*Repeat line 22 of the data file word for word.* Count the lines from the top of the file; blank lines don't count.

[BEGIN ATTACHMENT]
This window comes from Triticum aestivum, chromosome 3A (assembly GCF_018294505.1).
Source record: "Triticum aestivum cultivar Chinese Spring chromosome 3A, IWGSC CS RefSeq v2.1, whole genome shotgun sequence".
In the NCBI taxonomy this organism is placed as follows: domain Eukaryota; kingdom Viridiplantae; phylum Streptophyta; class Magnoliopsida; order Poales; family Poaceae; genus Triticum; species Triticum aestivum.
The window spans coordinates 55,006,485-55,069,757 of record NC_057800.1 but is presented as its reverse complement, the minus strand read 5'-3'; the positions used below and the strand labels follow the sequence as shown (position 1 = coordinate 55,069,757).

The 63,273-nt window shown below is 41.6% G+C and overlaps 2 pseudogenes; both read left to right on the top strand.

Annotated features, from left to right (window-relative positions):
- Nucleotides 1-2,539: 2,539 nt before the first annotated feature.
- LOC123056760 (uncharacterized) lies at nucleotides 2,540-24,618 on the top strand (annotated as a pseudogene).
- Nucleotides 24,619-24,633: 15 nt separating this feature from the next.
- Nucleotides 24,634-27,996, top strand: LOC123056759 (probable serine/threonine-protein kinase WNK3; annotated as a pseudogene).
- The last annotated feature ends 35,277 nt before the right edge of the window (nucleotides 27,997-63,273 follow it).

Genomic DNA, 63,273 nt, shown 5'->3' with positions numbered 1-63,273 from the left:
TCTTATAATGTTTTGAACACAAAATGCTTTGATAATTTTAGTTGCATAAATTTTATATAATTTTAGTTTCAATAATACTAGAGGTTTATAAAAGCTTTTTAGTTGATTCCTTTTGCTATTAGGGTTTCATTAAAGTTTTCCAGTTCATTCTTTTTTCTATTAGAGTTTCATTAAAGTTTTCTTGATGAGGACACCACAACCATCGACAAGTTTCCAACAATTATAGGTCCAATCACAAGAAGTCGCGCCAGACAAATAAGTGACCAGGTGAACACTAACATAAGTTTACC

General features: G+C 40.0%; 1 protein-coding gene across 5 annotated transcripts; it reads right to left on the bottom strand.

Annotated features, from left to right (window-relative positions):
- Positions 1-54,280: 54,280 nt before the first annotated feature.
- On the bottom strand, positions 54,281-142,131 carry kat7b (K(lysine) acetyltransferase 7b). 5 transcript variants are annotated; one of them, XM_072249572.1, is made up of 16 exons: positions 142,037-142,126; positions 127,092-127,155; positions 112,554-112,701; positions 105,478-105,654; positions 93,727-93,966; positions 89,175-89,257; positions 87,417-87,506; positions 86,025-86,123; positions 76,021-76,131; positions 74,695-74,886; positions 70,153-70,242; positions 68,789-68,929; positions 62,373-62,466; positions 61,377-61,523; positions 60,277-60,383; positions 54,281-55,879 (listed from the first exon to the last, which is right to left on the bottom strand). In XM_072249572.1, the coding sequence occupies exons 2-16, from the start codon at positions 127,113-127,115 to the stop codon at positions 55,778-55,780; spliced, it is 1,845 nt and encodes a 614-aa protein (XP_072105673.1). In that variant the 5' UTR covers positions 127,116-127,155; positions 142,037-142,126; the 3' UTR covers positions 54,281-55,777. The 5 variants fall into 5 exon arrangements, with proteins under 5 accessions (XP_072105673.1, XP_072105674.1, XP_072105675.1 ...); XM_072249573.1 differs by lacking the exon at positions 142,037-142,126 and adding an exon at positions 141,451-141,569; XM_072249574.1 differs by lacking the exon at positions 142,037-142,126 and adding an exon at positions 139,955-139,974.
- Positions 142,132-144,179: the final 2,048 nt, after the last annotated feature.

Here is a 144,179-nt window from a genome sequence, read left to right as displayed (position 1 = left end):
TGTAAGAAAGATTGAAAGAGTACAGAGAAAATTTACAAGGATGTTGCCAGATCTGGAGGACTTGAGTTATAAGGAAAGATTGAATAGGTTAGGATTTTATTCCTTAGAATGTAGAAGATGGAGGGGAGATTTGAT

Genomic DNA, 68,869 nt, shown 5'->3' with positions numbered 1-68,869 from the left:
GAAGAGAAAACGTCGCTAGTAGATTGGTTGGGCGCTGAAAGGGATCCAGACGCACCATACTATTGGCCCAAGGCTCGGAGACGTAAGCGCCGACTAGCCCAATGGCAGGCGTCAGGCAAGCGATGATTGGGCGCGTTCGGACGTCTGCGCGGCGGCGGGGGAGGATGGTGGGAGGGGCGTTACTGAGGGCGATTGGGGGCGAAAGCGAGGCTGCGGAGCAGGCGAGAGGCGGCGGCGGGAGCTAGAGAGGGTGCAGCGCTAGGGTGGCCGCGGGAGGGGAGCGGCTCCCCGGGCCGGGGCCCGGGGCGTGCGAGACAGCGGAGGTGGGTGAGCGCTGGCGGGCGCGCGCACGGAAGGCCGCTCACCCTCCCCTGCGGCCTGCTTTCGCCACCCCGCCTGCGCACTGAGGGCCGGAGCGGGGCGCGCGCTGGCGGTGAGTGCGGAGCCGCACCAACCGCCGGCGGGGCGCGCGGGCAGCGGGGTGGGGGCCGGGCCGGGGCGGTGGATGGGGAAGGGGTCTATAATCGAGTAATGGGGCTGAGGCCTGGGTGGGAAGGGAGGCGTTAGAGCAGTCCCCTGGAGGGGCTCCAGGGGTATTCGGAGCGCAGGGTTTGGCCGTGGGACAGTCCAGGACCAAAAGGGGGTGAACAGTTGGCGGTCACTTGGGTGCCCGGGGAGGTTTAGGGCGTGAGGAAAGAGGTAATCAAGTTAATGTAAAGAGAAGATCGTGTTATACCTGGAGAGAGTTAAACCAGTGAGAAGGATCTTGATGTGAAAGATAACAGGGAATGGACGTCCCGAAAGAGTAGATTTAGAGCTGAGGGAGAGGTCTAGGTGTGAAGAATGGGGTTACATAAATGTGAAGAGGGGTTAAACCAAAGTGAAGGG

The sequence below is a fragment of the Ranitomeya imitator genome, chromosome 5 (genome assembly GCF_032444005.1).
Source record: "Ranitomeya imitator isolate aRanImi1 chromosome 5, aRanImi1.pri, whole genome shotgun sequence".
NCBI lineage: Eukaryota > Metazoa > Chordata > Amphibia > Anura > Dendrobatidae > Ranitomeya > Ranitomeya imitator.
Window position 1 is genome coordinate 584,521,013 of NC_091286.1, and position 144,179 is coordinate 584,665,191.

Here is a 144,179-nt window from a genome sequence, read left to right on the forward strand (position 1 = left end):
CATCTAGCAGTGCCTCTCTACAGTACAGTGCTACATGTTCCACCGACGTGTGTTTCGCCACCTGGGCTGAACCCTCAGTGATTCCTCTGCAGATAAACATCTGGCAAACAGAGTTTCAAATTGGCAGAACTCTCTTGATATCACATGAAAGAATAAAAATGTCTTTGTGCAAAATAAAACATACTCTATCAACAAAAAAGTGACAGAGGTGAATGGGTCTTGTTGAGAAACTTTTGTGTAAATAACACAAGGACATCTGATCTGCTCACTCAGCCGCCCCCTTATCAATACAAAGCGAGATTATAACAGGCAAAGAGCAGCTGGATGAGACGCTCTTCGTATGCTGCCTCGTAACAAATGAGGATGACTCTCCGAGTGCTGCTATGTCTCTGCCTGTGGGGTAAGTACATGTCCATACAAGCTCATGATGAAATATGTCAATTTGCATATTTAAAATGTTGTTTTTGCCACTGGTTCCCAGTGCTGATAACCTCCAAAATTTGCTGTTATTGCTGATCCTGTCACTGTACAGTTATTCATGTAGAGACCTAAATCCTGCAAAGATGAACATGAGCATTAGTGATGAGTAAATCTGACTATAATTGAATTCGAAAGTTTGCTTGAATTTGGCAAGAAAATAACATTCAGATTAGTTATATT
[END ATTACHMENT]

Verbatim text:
GAAGAGAAAACGTCGCTAGTAGATTGGTTGGGCGCTGAAAGGGATCCAGACGCACCATACTATTGGCCCAAGGCTCGGAGACGTAAGCGCCGACTAGCCCAATGGCAGGCGTCAGGCAAGCGATGATTGGGCGCGTTCGGACGTCTGCGCGGCGGCGGGGGAGGATGGTGGGAGGGGCGTTACTGAGGGCGATTGGGGGCGAAAGCGAGGCTGCGGAGCAGGCGAGAGGCGGCGGCGGGAGCTAGAGAGGGTGCAGCGCTAGGGTGGCCGCGGGAGGGGAGCGGCTCCCCGGGCCGGGGCCCGGGGCGTGCGAGACAGCGGAGGTGGGTGAGCGCTGGCGGGCGCGCGCACGGAAGGCCGCTCACCCTCCCCTGCGGCCTGCTTTCGCCACCCCGCCTGCGCACTGAGGGCCGGAGCGGGGCGCGCGCTGGCGGTGAGTGCGGAGCCGCACCAACCGCCGGCGGGGCGCGCGGGCAGCGGGGTGGGGGCCGGGCCGGGGCGGTGGATGGGGAAGGGGTCTATAATCGAGTAATGGGGCTGAGGCCTGGGTGGGAAGGGAGGCGTTAGAGCAGTCCCCTGGAGGGGCTCCAGGGGTATTCGGAGCGCAGGGTTTGGCCGTGGGACAGTCCAGGACCAAAAGGGGGTGAACAGTTGGCGGTCACTTGGGTGCCCGGGGAGGTTTAGGGCGTGAGGAAAGAGGTAATCAAGTTAATGTAAAGAGAAGATCGTGTTATACCTGGAGAGAGTTAAACCAGTGAGAAGGATCTTGATGTGAAAGATAACAGGGAATGGACGTCCCGAAAGAGTAGATTTAGAGCTGAGGGAGAGGTCTAGGTGTGAAGAATGGGGTTACATAAATGTGAAGAGGGGTTAAACCAAAGTGAAGGG